Electric Commercial Trucks are Growing in Popularity

Large electric delivery trucks were quite popular in the early days of the automobile. Indeed, Walker built them well into the 1930s. Today, several manufacturers are embarking on building medium- and heavy-duty electric trucks in the U.S. Besides the advantages of early electric trucks like quiet operation and durability, there are additional reasons that truck builders see a market for electric delivery trucks. These include high fuel prices, concerns about climate change, and the advent of new battery technologies that give electric trucks the range they lacked in the past.
Freightliner Custom Chassis Corp. has joined with Enova Systems to build an all-electric chassis that could be used for the MT-45 walk-in vans used by FedEx and UPS, among other applications. The electric vans would use Enova's 90 and 120 kW electric drive systems, have maximum payloads of 10,000 pounds, and be available to fleet customers as early as 2010. Production could be at Freightliner plants in Gaffney, South Carolina and Enova’s facility in Torrance, California.
Navistar will be building an all-electric urban truck in Elkhart, Indiana, great news for the economically depressed city that’s home to many RV and motorhome manufacturers. To speed up development, Navistar has entered into a joint venture with Modec, a company that already builds electric trucks in Coventry, England used by FedEx, UPS, and Tesco, the UK’s largest supermarket chain. The joint venture has received $39 million from the U.S. Stimulus Plan and plans to produce and sell electric Class 2 and 3 commercial vehicles in North, Central, and South America with first deliveries expected in 2010.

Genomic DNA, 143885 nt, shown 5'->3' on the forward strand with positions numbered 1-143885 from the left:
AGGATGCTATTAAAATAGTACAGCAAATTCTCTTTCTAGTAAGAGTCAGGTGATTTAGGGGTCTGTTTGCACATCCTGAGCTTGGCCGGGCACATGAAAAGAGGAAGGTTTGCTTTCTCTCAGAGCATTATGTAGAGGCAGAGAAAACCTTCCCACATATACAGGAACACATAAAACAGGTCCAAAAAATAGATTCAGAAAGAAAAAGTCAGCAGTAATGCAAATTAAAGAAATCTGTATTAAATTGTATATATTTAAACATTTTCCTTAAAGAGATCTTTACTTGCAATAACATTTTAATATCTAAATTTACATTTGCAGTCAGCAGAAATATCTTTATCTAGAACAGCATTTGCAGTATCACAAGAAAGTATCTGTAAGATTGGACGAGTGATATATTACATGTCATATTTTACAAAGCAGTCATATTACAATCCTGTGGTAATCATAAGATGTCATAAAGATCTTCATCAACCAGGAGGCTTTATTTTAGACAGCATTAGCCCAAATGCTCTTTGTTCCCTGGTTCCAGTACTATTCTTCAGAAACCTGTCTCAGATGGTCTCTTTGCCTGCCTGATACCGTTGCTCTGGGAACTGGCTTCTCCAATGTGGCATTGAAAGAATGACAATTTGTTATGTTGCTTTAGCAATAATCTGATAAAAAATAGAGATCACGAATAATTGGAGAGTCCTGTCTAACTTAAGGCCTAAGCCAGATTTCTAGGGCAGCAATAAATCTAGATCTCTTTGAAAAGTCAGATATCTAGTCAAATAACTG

Smith Electric Vehicles is already building its Newton electric delivery truck in a hanger at the Kansas City International Airport, albeit in low volume. Smith has yet to make a decision on a larger permanent factory, although several locations are vying for the facility. The Newton, which at 16,000 pounds is the largest commercially available battery electric-powered truck, has been delivered to PG&E, Coca-Cola, Staples, Frito-Lay, AT&T, and Kansas City Power & Light. The truck is powered by Valence lithium-ion batteries and a 120 kW motor that provides a range of over 100 miles on a single charge.
Ford plans to launch its Transit Connect battery electric vehicle in mid-2010. Essentially the Smith Ampere built in the U.K., it uses a lithium-ion/iron phosphate battery pack and a 50 kW electric motor that replaces the Transit Connect’s 2.0-liter four-cylinder engine, providing a range of about 100 miles and a top speed of 70 mph.
Balqon Corp., which builds off-highway yard tractors and drayage vehicles in Harbor City, California, is now offering its Mule M150 for short-haul on-highway routes in inner cities, port facilities, and airports. The Mule M150 is equipped with Balqon’s heavy-duty electric drive system that integrates a 300 horsepower traction motor and lithium-ion batteries. The Mule M150 can carry a maximum load of 7 tons and is able to travel at a speed of up to 55 mph.
Several other smaller companies are either planning to manufacture, or are already manufacturing and marketing, electric delivery trucks. Electric Vehicles International, a California company that has built electric vehicles in Mexico for some 20 years, is offering its electric Class 3-6 eviLightTruck commercial trucks, which will be built in Stockton, California. Electrorides’s ZeroTruck is an Isuzu N Series Class 4 truck converted to electric power by Boshart Engineering in Ontario, California. Boshart has already been involved in building the Phoenix SUT electric pickup, an electrified Ssangyong pickup sourced from Korea. Boulder Electric Vehicle plans to build electric vans and trucks in Boulder, Colorado, with electric Delivery Truck and Cargo Van/Work Utility Vehicle models expected to be available in 2010 and 2011, respectively.